‘I stole my boyfriend’s debit card and cleared out all of his savings. I don’t regret it. Part of me is glad I did it.’

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“If I told you I’ve stolen from well over 100 stores, restaurants, from friends, parents, boyfriends, your first reaction would likely be to tell me that I am a criminal and awful person. That I’m a danger to society and should be locked away. And I can’t blame you for that. Stealing is most certainly not okay and I don’t condone it in any way. But I’d also be lying if I told you that I stole because I wanted to take things.

The first time I stole something, I was in eighth grade. I’ll admit that this time it was out of ‘necessity’, whatever that may mean. It was that time of the month. I was menstruating and my parents didn’t have any money to give me for pads or tampons. In fact, for many months, I remember having to roll up layers of toilet paper from my bathroom in place of a pad, changing it every few hours, five days a week. Whenever I told my mother that I needed feminine products she’d reply, ‘And? Take a bath.’

When we didn’t have any toilet paper in our house and my period hit, I took a small, used hand towel from the kitchen and folded it into a rectangle four times and laid it down on my underwear. After a few hours, I flipped it over to the ‘clean’ side and let nature run its course. After using it, I remember disposing of it in a garbage bag just beside the kitchen sink, making sure to reach my hand into the bag and grab some garbage to throw on top and hide my bloody towel. I felt ashamed.

By day two of my period, there was still no toilet paper and no more towels. It was also summertime, so I no longer had the luxury of borrowing toilet paper from the school bathroom and stuffing it into my bookbag. This time around, my period was unusually heavy and I knew I needed to act fast. I could feel the blood gushing from me. So, I went right into my mother’s wallet and took 10 dollars out to buy some tampons.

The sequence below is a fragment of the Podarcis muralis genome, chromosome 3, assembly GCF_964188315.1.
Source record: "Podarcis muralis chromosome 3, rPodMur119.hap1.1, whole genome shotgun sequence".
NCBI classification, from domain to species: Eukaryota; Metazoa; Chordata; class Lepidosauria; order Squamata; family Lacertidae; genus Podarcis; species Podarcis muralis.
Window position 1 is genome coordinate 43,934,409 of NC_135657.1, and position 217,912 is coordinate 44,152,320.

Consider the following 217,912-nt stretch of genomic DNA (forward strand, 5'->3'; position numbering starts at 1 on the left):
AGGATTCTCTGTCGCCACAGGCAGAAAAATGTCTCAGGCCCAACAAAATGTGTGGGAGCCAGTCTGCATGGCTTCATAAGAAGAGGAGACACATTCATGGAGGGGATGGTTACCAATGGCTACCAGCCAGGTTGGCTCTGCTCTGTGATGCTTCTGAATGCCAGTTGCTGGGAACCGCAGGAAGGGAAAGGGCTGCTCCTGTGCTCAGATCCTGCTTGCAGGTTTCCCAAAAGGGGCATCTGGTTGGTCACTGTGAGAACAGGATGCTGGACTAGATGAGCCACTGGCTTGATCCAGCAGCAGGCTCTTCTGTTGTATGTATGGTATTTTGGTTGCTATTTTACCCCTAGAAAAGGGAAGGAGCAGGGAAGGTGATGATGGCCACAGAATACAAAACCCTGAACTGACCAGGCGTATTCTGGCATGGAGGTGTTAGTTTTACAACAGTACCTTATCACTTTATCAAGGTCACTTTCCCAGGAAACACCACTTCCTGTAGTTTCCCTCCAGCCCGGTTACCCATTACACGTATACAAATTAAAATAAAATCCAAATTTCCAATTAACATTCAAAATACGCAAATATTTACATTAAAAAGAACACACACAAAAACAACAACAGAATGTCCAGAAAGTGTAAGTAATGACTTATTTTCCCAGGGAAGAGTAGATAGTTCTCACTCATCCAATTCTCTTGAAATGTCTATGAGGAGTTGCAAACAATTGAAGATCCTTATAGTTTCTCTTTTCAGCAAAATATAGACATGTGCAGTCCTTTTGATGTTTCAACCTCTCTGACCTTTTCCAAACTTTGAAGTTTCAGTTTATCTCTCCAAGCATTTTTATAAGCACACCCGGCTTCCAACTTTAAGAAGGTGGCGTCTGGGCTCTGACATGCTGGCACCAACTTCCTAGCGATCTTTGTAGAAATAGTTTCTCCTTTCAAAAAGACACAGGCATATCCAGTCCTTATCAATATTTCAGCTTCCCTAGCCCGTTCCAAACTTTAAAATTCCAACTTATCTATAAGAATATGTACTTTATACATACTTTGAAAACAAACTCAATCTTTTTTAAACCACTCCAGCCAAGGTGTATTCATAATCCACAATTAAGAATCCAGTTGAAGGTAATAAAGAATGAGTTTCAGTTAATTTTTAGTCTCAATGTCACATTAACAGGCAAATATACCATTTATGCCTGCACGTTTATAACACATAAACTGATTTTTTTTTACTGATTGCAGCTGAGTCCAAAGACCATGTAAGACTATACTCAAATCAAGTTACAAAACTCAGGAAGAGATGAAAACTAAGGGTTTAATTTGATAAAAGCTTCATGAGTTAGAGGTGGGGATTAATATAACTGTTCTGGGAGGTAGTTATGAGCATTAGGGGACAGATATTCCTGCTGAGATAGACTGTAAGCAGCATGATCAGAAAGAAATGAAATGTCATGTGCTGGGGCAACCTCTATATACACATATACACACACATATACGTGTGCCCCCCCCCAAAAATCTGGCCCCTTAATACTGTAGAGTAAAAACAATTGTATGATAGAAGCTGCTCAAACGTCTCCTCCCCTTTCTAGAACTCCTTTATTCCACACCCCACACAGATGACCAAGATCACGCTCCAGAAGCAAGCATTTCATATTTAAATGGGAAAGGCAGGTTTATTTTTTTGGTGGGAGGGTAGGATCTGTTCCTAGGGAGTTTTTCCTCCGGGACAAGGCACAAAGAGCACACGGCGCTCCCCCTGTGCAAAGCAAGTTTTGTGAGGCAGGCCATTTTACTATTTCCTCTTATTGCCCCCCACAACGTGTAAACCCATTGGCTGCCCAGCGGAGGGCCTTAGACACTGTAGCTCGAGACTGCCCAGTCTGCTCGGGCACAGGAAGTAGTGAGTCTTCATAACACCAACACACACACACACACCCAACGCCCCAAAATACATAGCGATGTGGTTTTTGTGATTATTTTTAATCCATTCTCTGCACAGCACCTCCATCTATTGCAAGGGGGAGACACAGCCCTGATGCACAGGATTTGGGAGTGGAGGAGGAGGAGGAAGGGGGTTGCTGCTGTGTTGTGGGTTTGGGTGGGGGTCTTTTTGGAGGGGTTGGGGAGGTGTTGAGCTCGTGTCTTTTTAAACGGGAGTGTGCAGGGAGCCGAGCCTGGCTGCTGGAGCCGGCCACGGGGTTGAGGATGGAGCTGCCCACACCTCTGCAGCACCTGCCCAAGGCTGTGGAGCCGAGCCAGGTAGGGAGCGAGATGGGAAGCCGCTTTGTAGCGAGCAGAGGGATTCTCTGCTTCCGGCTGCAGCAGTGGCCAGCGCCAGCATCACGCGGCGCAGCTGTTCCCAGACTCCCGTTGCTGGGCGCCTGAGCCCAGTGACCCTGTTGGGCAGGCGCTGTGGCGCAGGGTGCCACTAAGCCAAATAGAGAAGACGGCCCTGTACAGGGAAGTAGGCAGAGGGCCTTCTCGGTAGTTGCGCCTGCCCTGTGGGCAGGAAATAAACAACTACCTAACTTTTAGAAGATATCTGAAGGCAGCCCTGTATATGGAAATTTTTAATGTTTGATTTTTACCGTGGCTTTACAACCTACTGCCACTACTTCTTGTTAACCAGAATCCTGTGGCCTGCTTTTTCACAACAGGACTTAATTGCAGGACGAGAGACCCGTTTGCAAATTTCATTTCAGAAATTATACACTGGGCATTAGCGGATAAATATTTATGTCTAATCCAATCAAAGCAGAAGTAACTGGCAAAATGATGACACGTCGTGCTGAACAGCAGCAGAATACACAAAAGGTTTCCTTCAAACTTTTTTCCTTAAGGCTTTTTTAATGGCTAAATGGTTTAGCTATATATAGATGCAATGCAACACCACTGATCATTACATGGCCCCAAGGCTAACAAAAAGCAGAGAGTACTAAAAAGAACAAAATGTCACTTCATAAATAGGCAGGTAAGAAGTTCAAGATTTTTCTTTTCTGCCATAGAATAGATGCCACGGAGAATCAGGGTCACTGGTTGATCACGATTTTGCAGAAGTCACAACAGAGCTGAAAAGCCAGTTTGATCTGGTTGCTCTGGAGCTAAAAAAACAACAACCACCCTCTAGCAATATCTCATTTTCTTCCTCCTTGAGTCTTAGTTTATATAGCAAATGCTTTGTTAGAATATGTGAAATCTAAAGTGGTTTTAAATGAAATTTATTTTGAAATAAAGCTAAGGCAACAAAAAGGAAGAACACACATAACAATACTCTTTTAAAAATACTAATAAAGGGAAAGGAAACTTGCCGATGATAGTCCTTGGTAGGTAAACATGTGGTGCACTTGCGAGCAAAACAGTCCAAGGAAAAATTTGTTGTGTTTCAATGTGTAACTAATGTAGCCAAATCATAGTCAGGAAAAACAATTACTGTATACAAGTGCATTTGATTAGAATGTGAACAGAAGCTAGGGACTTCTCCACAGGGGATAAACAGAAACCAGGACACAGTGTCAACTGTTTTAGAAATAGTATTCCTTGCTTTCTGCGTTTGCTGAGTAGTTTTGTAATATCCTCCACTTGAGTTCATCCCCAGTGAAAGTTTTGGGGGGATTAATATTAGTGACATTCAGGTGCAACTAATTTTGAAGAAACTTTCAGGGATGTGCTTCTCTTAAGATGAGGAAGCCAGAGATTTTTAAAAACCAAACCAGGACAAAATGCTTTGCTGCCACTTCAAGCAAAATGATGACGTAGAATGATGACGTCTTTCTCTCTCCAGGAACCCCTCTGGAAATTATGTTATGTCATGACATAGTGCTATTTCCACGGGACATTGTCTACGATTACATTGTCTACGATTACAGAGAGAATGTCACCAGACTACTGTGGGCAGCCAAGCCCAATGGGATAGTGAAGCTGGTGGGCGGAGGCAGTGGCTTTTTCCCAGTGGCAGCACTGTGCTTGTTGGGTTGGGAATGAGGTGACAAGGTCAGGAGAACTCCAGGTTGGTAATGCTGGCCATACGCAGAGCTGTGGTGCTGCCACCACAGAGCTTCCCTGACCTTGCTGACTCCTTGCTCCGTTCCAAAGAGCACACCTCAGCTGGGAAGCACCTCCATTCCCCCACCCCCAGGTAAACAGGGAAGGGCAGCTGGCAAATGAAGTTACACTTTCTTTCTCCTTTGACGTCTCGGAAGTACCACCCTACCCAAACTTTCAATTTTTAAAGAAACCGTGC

When I walked into the corner store down the block from our apartment complex, I was struck with a sudden wave of guilt. I felt shame for having stolen from my mother. I knew it was wrong and, believe me, my conscience was having a field day. So, I opted for a new plan.

I walked back home and grabbed a plastic bag from the kitchen. Luckily, I was able to find one that had the store logo on it. When I got back to the store, I found the proper aisle, went up to the box of tampons, looked around nervously until I felt no one was watching, and quickly shoved it into my purse. I paced around the store a bit after that, pretending to be interested in whatever items I was looking at until I felt I could safely walk out. My chest was pounding. My mouth was dry. My cheeks felt hot. But, more importantly, I wouldn’t be bleeding onto my underwear anymore.

When I got home, I managed to slip the $10 back into my mother’s purse without her noticing. As soon as I headed to the bathroom, she waltzed in and asked, ‘Oh, you’re still here?’ I nodded yes and told her I had been back from sleeping over at my friend Jessica’s house for two days, to which she replied an uninterested, ‘Oh.’ She was always disappearing, drinking, and could never keep track of my whereabouts.

‘What have you got there?,’ she asked. Before I could even answer, she rushed over to me and said, ‘Did you get me cigarettes?’ When she saw the little box, her disinterested demeanor quickly changed. Her brows furrowed in anger. I’ll never forget her telling me, ‘What are you a slut now? Sticking things up there and you’re barely 13. Give me those!’ She yanked the bag out of my hand. For the next few days, I couldn’t see any of my friends, not only because I was ‘grounded’ (though my punishments never lasted long because my mother would forget after a day or two and she’d go missing again with my dad) but because I had to constantly bathe myself to keep from soiling my clothes. The water was often ice cold. Having a period to begin with felt embarrassing and strange enough, so there was no way I could ask a friend for help.